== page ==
Winged Words with Rikki

Recently, I had the opportunity to chat with Rikki, one of the artists on our label. His album From This To That, a recent release on mk837, seems to generate a ton of buzz amongst other members of the pride. Kevin signed off on it, Dave sent him a contract, so all that was left was for me to check the consumption. While I didn’t find the demo CD tasty at all (had a strange metallic taste) I found the music to be an awesome mixture of genres and tempos. Maybe I should stop trying to eat the CDs…Anyway, I really enjoyed it, so I had a chat with Rikki about his album. This is what he said…

Mark:  How did you get started in music production?

Rikki:  My mum got me a keyboard with a sort of sampler in it.  I messed about on that for hours.  I also used to play a PC game my cousin had called Dance Ejay 2.  That was when I was still a kid at school.  It was years after in 2007 when I managed to save enough to get a Macbook with Reason 3 and I taught myself gradually at nights and on my way to work.

Mark:  When you start a project, where do you find inspiration?

Rikki:  I occasionally hear a loop in my head and try desperately to get it written out before it goes.  Other times I’ll put a drum loop on and improvise until something catches my eye.  I take inspiration from local scenery, old mixtapes, visiting family and friends.  My best stuff generally happens on a Sunday as I don’t have to work weekends and I’m usually genuinely relaxed by then.

Mark:  Do you find it to be a disadvantage living away from the big cities?

Rikki:  My wife and I lived in Edinburgh for a year when we left school.  What do I miss about it?  Pretty much nothing!  There are hardly any shops where I live now, few big artists come to play and nightlife is very one-dimensional. BUT conversely shops are not taken for granted and cities are exciting to visit.  It’s not impossible to go south to see concerts and gigs.  There’s no crime here, not much substance abuse, we can afford a house.  If I lived in cities I could maybe earn a living DJing but that’s not reason enough.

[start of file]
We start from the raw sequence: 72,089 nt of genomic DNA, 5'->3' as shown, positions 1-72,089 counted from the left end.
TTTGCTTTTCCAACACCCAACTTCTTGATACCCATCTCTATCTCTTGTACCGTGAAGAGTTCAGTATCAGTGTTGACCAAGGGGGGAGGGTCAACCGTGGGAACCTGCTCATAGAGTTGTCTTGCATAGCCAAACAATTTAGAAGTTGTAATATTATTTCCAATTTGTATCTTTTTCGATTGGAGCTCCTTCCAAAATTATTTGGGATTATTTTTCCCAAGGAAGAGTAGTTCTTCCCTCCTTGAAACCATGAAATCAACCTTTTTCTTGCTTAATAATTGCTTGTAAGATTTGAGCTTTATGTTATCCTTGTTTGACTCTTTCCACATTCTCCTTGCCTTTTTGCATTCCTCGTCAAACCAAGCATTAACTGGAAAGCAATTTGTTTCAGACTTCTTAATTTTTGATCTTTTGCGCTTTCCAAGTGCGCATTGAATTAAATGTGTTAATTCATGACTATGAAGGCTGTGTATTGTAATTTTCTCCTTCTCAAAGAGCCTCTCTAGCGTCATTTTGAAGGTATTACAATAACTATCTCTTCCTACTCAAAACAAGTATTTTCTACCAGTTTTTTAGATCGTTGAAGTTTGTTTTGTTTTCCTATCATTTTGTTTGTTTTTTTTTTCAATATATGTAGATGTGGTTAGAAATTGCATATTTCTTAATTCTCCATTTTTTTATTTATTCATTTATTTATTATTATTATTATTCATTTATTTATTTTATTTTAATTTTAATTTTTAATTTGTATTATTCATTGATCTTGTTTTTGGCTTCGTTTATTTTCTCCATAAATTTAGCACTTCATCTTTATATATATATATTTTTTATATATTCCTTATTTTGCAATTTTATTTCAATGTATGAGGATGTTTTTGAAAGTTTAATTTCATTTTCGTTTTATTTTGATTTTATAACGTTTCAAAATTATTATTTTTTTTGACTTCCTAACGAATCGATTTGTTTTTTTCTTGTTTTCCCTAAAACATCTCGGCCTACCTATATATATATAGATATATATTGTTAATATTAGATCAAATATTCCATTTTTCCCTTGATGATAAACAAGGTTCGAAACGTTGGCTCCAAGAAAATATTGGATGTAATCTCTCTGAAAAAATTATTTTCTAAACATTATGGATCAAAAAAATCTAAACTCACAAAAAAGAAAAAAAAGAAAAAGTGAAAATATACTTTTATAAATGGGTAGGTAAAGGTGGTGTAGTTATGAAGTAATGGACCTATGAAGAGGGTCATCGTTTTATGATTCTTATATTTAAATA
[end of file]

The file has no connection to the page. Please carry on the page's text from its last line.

Mark:  Remembrance Breaks screams of a track that has a back story. Can you tell us about it?

Rikki:  Remembrance Breaks started in spring 2010.  I got the bass and the little acid line half done and forgot about it.  I picked it up again in September that year, the same weekend when my Granny died. I needed the odd distraction believe me!   She was a remarkable woman and was always taking an interest in my music so that track is for her.  If she’d known it was going to be on an album she’d have been delighted.

Mark:  What’s your studio setup like?

Rikki:  I’m just putting the finishing touches on renovating my house.  I haven’t got to the stage of setting up a studio yet but one day I will.  I’m currently using the same I always have: a Macbook Pro with Sony MDR headphones and an Edirol PCR-M1 keyboard.  My wife got me some Alesis Monitors for Christmas but I haven’t got a space for them just yet.  I plan to teach myself to mix my tracks down properly; engineering stuff.  I see that as one of my week points.

Mark:  Who are some of your favorite artists?

Rikki:  There are many!  A few artists who have really influenced me: –
Sasha (“Airdrawndagger” is my favourite album), Lusine, James Holden (Balance 005 changed my life), John Tejada, Tipper (the man has such skill), Linton Kwesi Johnson, Underworld, James Zabiela, Omid 16B, Gorillaz (saw them in Manchester on the Plastic Beach tour – stunning!), Little Dragon

Mark:  If you could play any venue, where would it be, and who would headline with you?

Rikki:  Hmmm…..  Seeing how it’s pure fantasy (!!!) I’d like to play on top of Wideford hill near where I live.  I’d do it on the summer solstice –  the 360 view and sunsets are amazing.  Bob Marley and the Wailers would do the first hour, then Numskullz and De La Soul for hour two, Hint DJing with Scratch Perverts for two hours then and I’d warm up for J Hazen and James Zabiela. After that My wife (she used to be a magic drum&bass selecta) would play an hour with DJ Hype and Shabba MC.  Maybe Mungo’s Hi-Fi could round things off.

I’m sure many people would have chosen to plays clubs or festivals but my idea is purely self-centered.  It’d be great!

Rikki’s a pretty interesting guy, and a really fun artist to listen to. I guess he fits in pretty well around the mk837 family here. We do seem to attract all sorts of different people into our family. That’s pretty much all I have for right now. Keep checking back for more interviews with mk837 artists. Thanks to Rikki for answering my questions, and I apologize for cleaning out your fridge… I was just a bit hungry during the interview.